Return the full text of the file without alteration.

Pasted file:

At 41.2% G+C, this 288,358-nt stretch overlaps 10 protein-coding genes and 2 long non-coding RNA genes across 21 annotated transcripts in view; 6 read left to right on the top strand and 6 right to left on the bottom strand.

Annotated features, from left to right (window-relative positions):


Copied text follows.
At 41.2% G+C, this 288,358-nt stretch overlaps 10 protein-coding genes and 2 long non-coding RNA genes across 21 annotated transcripts in view; 6 read left to right on the top strand and 6 right to left on the bottom strand.

Annotated features, from left to right (window-relative positions):